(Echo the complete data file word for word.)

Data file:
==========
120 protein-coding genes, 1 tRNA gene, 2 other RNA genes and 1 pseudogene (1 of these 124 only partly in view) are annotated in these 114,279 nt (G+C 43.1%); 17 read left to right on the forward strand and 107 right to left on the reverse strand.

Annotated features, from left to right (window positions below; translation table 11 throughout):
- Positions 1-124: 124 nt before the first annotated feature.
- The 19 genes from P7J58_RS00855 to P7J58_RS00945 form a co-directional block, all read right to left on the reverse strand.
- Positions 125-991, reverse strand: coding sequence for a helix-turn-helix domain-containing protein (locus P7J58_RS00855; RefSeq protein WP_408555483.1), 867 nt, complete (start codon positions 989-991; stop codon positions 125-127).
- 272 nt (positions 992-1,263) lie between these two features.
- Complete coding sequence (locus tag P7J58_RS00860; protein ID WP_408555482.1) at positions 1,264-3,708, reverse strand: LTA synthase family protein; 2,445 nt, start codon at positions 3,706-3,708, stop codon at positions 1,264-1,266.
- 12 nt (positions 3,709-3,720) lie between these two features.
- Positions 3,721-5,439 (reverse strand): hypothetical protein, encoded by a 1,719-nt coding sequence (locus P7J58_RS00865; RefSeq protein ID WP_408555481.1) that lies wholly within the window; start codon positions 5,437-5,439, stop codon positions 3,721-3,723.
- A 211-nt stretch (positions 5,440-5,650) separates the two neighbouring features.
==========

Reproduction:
120 protein-coding genes, 1 tRNA gene, 2 other RNA genes and 1 pseudogene (1 of these 124 only partly in view) are annotated in these 114,279 nt (G+C 43.1%); 17 read left to right on the forward strand and 107 right to left on the reverse strand.

Annotated features, from left to right (window positions below; translation table 11 throughout):
- Positions 1-124: 124 nt before the first annotated feature.
- The 19 genes from P7J58_RS00855 to P7J58_RS00945 form a co-directional block, all read right to left on the reverse strand.
- Positions 125-991, reverse strand: coding sequence for a helix-turn-helix domain-containing protein (locus P7J58_RS00855; RefSeq protein WP_408555483.1), 867 nt, complete (start codon positions 989-991; stop codon positions 125-127).
- 272 nt (positions 992-1,263) lie between these two features.
- Complete coding sequence (locus tag P7J58_RS00860; protein ID WP_408555482.1) at positions 1,264-3,708, reverse strand: LTA synthase family protein; 2,445 nt, start codon at positions 3,706-3,708, stop codon at positions 1,264-1,266.
- 12 nt (positions 3,709-3,720) lie between these two features.
- Positions 3,721-5,439 (reverse strand): hypothetical protein, encoded by a 1,719-nt coding sequence (locus P7J58_RS00865; RefSeq protein ID WP_408555481.1) that lies wholly within the window; start codon positions 5,437-5,439, stop codon positions 3,721-3,723.
- A 211-nt stretch (positions 5,440-5,650) separates the two neighbouring features.